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24.01.2018 | Original Article | Ausgabe 6/2018

Supportive Care in Cancer 6/2018

An investigation into the nutritional status of patients receiving an Enhanced Recovery After Surgery (ERAS) protocol versus standard care following Oesophagectomy

Zeitschrift:
Supportive Care in Cancer > Ausgabe 6/2018
Autoren:
Katie Benton, Iain Thomson, Elisabeth Isenring, B. Mark Smithers, Ekta Agarwal

Abstract

Purpose

Enhanced Recovery After Surgery (ERAS) protocols have been effectively expanded to various surgical specialities including oesophagectomy. Despite nutrition being a key component, actual nutrition outcomes and specific guidelines are lacking. This cohort comparison study aims to compare nutritional status and adherence during implementation of a standardised post-operative nutritional support protocol, as part of ERAS, compared to those who received usual care.

Methods

Two groups of patients undergoing resection of oesophageal cancer were studied. Group 1 (n = 17) underwent oesophagectomy between Oct 2014 and Nov 2016 during implementation of an ERAS protocol. Patients in group 2 (n = 16) underwent oesophagectomy between Jan 2011 and Dec 2012 prior to the implementation of ERAS. Demographic, nutritional status, dietary intake and adherence data were collected. Ordinal data was analysed using independent t tests, and categorical data using chi-square tests.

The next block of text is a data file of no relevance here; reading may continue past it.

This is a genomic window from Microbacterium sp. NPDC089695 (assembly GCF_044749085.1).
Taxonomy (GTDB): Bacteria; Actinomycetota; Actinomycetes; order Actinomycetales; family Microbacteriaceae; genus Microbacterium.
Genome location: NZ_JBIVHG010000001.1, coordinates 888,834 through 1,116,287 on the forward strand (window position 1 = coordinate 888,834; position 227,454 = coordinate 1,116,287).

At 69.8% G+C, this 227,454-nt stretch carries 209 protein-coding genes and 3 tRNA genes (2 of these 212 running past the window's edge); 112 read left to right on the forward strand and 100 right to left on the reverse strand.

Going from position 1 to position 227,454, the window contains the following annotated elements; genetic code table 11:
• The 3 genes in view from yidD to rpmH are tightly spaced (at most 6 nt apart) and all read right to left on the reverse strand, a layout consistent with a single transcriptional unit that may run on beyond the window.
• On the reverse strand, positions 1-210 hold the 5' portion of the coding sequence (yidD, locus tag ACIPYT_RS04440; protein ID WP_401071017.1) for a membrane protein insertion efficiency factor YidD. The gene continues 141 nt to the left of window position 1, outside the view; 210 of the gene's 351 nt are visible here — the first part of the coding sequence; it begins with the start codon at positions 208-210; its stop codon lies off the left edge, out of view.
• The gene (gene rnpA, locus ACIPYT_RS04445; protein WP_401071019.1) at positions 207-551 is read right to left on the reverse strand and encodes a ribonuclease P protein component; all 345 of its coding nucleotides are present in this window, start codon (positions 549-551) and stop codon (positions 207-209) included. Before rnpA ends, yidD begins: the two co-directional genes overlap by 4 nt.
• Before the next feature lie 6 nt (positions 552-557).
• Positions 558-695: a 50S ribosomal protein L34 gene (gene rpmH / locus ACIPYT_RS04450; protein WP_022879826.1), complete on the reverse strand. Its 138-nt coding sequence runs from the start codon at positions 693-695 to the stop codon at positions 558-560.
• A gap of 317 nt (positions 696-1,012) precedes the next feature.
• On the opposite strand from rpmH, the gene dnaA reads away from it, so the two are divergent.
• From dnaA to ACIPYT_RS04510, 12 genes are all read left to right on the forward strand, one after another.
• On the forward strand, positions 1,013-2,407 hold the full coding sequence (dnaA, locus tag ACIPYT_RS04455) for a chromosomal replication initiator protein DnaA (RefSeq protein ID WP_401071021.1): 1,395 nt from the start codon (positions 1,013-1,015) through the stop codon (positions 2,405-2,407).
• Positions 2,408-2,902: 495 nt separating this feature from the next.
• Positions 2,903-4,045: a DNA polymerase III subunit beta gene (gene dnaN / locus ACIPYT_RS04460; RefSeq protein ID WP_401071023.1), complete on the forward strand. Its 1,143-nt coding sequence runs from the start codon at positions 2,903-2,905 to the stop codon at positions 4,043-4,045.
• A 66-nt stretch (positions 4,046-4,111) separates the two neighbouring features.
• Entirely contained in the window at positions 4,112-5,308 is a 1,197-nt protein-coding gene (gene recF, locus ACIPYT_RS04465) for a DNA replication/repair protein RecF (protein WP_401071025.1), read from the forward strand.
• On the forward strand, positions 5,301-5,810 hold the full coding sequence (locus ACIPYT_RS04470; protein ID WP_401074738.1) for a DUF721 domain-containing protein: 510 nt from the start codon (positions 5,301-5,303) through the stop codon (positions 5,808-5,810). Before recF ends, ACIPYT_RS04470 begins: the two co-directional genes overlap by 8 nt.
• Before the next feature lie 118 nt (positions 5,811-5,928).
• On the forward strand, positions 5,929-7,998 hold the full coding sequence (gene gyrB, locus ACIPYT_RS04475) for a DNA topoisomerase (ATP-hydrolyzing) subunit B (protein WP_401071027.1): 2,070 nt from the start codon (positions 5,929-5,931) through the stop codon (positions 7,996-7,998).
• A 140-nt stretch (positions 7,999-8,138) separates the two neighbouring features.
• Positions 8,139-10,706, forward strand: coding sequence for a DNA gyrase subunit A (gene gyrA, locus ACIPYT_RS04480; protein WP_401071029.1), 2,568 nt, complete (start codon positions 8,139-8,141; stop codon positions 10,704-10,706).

Results

There was no significant difference in nutrition status, dietary intake or length of stay following implementation of an ERAS protocol. Malnutrition remained prevalent in both groups at day 42 post surgery (n = 10, 83% usual care; and n = 9, 60% ERAS). A significant difference was demonstrated in adherence with earlier initiation of oral free fluids (p <0.008), transition to soft diet (p <0.004) and continuation of jejunostomy feeds on discharge (p <0.000) for the ERAS group.

Conclusion

A standardised post-operative nutrition protocol, within an ERAS framework, results in earlier transition to oral intake; however, malnutrition remains prevalent post surgery. Further large-scale studies are warranted to examine individualised decision-making regarding nutrition support within an ERAS protocol.

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